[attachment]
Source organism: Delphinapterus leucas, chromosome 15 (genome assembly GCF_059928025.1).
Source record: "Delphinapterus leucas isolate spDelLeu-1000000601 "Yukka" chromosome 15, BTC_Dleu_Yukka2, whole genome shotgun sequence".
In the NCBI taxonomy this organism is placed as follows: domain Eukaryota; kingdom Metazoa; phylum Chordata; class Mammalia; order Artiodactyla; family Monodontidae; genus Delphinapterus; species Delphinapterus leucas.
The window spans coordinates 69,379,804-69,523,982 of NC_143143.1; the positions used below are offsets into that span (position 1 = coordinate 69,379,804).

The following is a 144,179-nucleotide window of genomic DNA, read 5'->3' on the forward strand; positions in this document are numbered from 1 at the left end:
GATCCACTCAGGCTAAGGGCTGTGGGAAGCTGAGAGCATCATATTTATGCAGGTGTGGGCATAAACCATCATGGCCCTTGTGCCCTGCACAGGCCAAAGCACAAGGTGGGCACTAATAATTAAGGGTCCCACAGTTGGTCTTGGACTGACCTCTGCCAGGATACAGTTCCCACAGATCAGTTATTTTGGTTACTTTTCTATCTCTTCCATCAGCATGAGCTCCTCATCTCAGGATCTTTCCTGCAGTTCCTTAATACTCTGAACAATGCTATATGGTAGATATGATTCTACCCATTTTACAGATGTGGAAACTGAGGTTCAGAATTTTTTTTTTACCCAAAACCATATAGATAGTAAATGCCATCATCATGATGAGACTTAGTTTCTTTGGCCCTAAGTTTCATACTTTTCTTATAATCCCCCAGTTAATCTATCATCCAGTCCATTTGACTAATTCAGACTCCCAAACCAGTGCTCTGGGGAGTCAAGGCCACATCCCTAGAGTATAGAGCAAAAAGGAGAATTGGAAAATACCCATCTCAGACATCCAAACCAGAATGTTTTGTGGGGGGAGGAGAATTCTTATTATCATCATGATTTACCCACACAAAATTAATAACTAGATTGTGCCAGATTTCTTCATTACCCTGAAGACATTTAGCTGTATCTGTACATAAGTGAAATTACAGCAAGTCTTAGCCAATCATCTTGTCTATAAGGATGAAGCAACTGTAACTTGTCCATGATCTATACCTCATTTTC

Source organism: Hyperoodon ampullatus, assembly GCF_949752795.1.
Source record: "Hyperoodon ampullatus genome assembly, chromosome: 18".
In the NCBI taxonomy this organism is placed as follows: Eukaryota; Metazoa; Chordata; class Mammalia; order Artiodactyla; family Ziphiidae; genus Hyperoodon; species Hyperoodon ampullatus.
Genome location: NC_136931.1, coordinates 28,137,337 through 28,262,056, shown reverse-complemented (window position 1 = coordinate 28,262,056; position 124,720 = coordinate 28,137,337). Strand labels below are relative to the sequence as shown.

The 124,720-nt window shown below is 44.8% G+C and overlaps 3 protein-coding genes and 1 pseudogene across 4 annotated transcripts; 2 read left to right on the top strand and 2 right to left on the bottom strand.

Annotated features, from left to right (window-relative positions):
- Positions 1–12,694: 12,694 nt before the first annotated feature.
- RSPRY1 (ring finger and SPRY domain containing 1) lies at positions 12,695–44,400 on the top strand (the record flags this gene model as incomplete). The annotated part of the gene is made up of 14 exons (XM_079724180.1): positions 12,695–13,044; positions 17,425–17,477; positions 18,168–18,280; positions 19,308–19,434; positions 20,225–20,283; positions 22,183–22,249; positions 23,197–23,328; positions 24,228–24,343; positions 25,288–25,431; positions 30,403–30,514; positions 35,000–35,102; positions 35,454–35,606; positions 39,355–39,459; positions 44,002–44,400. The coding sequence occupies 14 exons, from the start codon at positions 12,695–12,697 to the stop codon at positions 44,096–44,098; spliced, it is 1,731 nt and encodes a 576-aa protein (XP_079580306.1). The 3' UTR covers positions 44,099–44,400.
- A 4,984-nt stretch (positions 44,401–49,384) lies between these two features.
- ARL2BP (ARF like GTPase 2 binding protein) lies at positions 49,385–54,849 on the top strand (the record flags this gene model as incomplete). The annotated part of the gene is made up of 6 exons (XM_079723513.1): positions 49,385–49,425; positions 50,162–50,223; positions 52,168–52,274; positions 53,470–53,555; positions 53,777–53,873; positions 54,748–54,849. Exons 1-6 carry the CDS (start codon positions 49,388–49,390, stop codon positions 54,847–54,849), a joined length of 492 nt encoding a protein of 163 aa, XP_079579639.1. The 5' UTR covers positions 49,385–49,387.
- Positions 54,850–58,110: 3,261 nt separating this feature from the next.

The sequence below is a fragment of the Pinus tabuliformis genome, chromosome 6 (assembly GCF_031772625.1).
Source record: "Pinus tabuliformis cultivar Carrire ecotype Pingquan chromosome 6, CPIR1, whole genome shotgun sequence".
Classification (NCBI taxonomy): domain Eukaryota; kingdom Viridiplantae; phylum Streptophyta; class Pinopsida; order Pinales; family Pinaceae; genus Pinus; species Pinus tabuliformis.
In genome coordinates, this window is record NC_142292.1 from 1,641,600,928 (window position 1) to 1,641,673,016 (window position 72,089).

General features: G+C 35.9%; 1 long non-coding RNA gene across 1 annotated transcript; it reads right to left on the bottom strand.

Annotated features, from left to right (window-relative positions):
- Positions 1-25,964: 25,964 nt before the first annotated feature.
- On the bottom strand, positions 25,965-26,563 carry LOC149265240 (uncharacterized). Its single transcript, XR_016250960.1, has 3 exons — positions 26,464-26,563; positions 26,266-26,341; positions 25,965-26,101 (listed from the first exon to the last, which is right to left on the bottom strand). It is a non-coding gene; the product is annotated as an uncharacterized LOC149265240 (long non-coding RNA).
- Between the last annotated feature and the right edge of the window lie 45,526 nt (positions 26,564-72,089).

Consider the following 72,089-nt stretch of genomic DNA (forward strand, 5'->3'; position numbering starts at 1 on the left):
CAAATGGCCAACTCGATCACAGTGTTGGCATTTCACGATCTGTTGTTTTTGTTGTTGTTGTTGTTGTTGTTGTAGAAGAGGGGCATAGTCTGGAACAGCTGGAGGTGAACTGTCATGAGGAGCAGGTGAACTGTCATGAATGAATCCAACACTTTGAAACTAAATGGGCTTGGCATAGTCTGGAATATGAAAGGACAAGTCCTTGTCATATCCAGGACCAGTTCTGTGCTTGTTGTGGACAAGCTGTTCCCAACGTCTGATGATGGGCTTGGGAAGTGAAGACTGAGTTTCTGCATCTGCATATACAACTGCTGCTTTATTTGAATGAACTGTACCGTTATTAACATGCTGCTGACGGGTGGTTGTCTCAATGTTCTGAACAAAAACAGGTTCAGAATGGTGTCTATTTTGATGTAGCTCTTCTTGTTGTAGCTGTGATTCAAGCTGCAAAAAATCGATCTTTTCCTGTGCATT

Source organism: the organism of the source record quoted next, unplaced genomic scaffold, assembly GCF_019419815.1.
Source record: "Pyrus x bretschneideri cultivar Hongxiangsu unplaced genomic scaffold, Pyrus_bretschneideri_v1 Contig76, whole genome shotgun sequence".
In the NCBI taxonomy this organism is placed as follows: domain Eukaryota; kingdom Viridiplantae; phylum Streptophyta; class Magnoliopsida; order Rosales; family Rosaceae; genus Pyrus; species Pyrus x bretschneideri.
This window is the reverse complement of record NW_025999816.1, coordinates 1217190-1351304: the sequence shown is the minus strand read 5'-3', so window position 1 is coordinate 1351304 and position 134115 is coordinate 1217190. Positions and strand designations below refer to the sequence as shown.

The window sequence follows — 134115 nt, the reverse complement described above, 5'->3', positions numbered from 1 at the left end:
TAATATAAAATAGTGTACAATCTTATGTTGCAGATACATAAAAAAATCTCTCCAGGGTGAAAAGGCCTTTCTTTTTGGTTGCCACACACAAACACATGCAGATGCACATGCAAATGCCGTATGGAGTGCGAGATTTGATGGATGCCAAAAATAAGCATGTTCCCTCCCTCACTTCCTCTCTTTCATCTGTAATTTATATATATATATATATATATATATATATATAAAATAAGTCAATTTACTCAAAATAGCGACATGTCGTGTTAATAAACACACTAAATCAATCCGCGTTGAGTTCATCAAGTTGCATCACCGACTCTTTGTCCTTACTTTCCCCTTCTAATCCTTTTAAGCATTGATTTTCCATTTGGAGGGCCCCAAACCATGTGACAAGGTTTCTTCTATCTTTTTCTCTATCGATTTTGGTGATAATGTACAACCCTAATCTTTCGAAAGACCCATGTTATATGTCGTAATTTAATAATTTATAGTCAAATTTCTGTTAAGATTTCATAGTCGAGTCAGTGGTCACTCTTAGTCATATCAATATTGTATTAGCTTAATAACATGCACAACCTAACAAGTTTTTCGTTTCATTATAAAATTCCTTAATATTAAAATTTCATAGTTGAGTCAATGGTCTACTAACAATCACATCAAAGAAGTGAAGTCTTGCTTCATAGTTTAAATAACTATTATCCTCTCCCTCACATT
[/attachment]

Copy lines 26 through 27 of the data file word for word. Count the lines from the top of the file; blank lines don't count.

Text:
- Between the last annotated feature and the right edge of the window lie 45,526 nt (positions 26,564-72,089).

Consider the following 72,089-nt stretch of genomic DNA (forward strand, 5'->3'; position numbering starts at 1 on the left):